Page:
Reading notes about "Get Back in the Box"
|I just finished reading"Get Back in the Box : Innovation from the Inside Out"by Douglas Rushkoff.|
To me, it was a very clever book, easy to read and the author's point is quite smart. Rushkoff advocates for a new move: instead of thinking in terms of "out of the box experience", manager and innovators should better get back in the box by engaging their core competencies ("core values renewed from the inside out") to really meet people's needs and not trying to flood them with useless crap. This is also supported by turning every interaction users/consumers have with the company into an opportunity/source to innovate (and not by using consensual focus groups).
However, the underlying issue of this topic is certainly of much interest. It's simply the advent of a new Renaissance (rebirth) based on our relationship to others: the new renaissance person, better connected to others is engaged in the playful activity of fulfilling the need of the community instead of trying to win the Maslowian self-actualization.
Of course, this is a really pessimistic way of thinking and I am worried that he brought no critique on the table; Paul Virilio (for instance "City of Panic (Culture Machine)") would have been great to hear in this context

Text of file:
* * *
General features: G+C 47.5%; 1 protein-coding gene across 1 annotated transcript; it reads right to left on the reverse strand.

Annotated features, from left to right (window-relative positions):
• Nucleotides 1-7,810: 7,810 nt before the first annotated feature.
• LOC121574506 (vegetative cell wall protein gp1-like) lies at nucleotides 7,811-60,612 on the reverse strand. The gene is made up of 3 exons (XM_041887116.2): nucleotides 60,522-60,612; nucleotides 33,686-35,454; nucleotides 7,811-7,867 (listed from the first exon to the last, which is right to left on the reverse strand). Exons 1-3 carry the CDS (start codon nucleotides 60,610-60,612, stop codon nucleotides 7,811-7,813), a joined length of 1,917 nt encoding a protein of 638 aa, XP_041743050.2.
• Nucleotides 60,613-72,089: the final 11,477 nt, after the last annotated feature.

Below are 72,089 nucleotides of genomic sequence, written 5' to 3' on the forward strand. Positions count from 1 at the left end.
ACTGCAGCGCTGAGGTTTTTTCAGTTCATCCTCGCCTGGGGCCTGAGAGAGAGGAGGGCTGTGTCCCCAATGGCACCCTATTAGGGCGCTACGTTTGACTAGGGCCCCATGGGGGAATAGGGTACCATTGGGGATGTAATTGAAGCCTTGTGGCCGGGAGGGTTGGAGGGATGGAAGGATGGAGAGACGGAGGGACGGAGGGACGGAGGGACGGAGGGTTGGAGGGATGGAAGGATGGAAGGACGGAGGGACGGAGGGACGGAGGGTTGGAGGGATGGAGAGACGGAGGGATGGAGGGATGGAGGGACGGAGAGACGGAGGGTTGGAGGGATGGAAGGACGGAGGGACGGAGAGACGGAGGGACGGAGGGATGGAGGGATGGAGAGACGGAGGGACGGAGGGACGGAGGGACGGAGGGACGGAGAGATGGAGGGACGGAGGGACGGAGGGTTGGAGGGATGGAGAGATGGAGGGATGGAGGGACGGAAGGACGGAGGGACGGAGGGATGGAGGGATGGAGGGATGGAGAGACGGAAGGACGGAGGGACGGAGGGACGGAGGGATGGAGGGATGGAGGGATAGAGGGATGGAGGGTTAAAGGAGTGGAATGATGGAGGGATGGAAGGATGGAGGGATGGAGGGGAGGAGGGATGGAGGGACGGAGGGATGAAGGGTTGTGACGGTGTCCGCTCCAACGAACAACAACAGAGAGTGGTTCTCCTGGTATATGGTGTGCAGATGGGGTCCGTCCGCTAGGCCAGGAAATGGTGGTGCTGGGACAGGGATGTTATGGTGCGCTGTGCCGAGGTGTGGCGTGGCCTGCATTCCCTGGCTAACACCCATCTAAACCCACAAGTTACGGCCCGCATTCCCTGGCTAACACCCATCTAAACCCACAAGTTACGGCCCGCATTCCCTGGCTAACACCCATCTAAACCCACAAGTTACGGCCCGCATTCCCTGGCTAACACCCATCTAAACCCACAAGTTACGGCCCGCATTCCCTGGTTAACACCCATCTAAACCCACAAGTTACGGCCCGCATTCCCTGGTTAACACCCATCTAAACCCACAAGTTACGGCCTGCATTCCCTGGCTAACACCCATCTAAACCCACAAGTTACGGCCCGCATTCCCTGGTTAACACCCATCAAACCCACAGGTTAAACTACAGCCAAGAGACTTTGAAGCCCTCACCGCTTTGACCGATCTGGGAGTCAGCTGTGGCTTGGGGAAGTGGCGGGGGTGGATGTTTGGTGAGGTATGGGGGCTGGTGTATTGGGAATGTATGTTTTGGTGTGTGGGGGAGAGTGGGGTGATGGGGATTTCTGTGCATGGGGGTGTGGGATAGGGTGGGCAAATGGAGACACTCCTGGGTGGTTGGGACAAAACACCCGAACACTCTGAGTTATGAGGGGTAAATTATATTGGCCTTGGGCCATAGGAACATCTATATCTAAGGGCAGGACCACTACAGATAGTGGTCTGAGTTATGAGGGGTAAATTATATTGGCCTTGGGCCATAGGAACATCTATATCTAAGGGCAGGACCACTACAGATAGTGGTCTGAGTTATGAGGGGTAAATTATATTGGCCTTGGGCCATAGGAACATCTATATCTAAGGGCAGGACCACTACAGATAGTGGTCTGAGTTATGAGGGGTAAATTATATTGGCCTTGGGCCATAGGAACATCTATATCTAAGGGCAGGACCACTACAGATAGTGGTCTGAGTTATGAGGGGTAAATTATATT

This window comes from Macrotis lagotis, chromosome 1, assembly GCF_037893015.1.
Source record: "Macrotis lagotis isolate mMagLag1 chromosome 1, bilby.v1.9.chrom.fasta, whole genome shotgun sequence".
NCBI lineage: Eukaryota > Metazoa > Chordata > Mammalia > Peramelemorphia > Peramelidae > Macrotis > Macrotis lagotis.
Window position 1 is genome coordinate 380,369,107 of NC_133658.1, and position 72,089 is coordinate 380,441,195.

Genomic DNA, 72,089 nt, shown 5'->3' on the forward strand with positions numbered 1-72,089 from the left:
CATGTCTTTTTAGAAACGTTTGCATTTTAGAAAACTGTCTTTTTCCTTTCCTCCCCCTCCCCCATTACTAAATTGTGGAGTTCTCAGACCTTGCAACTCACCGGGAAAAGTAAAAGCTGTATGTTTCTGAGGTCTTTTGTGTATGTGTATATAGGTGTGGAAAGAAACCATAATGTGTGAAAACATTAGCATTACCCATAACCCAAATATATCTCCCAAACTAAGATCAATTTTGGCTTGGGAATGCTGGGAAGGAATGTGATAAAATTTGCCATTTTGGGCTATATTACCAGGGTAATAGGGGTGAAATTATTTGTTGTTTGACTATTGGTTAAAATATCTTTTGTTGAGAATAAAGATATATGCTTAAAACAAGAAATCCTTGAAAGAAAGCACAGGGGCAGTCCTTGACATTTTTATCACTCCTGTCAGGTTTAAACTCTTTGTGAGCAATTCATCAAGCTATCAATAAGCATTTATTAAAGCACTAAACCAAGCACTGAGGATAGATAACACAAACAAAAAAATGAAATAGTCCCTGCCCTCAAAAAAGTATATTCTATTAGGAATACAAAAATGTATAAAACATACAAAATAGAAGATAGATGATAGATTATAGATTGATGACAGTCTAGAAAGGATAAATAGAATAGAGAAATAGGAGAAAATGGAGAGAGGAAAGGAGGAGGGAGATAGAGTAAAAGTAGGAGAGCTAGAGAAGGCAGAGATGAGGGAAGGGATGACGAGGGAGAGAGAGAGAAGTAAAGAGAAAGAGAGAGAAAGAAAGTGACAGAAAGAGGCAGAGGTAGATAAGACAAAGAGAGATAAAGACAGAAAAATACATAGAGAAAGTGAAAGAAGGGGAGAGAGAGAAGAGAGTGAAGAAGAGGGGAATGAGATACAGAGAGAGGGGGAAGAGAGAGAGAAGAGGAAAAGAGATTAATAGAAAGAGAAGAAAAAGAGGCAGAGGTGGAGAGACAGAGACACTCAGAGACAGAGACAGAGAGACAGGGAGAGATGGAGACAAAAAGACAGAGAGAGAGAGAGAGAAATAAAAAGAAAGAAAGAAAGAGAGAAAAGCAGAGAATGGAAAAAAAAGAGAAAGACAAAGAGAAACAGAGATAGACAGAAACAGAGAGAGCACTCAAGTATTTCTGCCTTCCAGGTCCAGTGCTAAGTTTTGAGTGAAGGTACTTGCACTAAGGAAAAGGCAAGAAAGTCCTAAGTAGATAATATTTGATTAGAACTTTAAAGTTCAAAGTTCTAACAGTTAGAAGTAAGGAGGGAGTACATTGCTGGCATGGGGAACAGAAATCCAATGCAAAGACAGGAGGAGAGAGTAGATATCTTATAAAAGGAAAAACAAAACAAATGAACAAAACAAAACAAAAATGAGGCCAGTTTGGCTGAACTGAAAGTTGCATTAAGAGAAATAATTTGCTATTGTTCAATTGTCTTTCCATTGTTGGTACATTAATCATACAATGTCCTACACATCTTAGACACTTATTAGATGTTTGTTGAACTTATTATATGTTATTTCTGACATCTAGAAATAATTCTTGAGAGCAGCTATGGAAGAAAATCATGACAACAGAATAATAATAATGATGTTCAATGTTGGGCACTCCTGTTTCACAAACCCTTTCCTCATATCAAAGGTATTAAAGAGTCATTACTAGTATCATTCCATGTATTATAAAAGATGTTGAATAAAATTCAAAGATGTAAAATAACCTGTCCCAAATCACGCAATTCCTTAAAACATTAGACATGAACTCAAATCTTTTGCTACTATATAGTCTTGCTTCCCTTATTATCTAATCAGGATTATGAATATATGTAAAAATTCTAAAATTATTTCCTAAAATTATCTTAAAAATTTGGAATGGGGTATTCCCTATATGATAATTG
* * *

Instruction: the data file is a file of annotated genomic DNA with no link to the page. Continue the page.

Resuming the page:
I like Rushkoff's stance about "resistance is futile, restoring order too" and surely that the driving force behind this is the social currency (not as formalized as in Cory Doctorow's book"Down and Out in the Magic Kingdom" in which he is talking about whuffies): people engage with each other in order to exchange "stuff", looking for group appartenance or cohesion. That is why the content is not the king: "The Internet was never about computers or the content they carried. It was about elevating people to the role of creators and letting them interact with this new capacity" as he says.
His part about play is also intriguing (he says that we'd better of getting engaged into playful activities, work should be more so that we would be in the "flow state" as in "Flow: The Psychology of Optimal Experience" by Mihaly Csikszentmihalyi). But this certainly controversial as shown by this discussion between Ulla-Maaria and Anne. I won't enter into the debate here, but for me, injecting more fun in my work is simply being paid for what I would do anyway (if is fits to my values).
Why do I blog this? this is not related with my research but it's rather helpful to understand how innovation is impacted by new social and cultural practices. However, I am not so optimistic as the author.
Besides, it's funny how this "Renaissance" meme is spreading: this will be the tagline of Reboot this year.